Demand from retail investors for the maiden issue of mobile phone-based bond M-Akiba yesterday overwhelmed the IT system managing the transactions, leading to a c***h just two hours after the launch.

Treasury Cabinet secretary Henry Rotich rolled out the Sh150 million bond at 11am, opening a floodgate of subscriptions, with 162 subscribers pumping in over Sh400,000 within three minutes of the launch.

Sources familiar with the back office operations of the bond told People Daily that Ksh2.1 million had been raised when the system collapsed at 1.00pm from 1,124 transactions (681 from M-Pesa and 443 from Airtel Money).

The bond is a special limited offer, which will close on April 7, to pilot the system before President Uhuru Kenyatta launches the main M-Akiba bond valued at Ksh4.85 billion in June. Investors keen to buy the bond said the short code provided for application was returning an error. The system is being managed by Central Depository and Settlement Corporation, but it has been restored.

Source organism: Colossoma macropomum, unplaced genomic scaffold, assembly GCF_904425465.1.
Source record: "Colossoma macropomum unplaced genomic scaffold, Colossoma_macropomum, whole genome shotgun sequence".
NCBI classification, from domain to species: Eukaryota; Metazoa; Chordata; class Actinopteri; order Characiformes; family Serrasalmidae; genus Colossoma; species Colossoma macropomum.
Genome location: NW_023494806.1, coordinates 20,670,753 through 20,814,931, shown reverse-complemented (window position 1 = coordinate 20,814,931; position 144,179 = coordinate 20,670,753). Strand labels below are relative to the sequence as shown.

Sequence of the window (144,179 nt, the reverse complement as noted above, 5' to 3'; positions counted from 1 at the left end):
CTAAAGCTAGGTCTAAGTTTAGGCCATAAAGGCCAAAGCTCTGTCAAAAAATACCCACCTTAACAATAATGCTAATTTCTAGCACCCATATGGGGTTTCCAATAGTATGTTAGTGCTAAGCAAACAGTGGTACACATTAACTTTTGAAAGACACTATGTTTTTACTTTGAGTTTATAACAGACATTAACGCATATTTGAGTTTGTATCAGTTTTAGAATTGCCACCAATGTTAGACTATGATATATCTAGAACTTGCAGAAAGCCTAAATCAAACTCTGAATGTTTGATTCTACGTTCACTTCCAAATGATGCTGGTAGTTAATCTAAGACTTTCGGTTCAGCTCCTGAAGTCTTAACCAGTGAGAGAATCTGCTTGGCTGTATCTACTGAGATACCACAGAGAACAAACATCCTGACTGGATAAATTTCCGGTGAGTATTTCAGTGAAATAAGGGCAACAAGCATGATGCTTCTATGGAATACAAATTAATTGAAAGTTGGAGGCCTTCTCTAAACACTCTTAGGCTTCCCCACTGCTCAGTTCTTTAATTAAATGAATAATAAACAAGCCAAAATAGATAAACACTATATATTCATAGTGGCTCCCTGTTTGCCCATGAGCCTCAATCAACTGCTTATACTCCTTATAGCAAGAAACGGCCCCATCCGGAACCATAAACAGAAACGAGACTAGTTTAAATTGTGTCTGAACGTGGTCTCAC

Immense potential

Safaricom, however, confirmed that system c*****d. Rotich said the bond has the potential to raise Kshh69 billion per issue, given that there are 23 million active mobile phones. “M-Akiba has a low entry level, Ksh3,000. This is aimed at catalysing retail participation in Kenya’s capital market for its 23 million mobile phone users – a value proposition of immense potential to grow and anchor our domestic financial markets upon the widest possible base,” he said.

Related >> A quick guide on how to invest in M-Akiba 

Ordinary Treasury bonds have a minimum subscription of Ksh50,000. Treasury Principal Secretary Kamau Thugge said the bond fitted in the government’s plan to diversify sources of funding for the country’s infrastructure.

“This bond was conceived in 2006. However, it could not be immediately realised because we did not have the requisite technology. It has been Treasury’s objective to diversify our funding sources for infrastructure. “As you may be be aware, we will soon be issuing a Sukuk (Shariah-compliant infrastructure bond),” he added. (People Daily)



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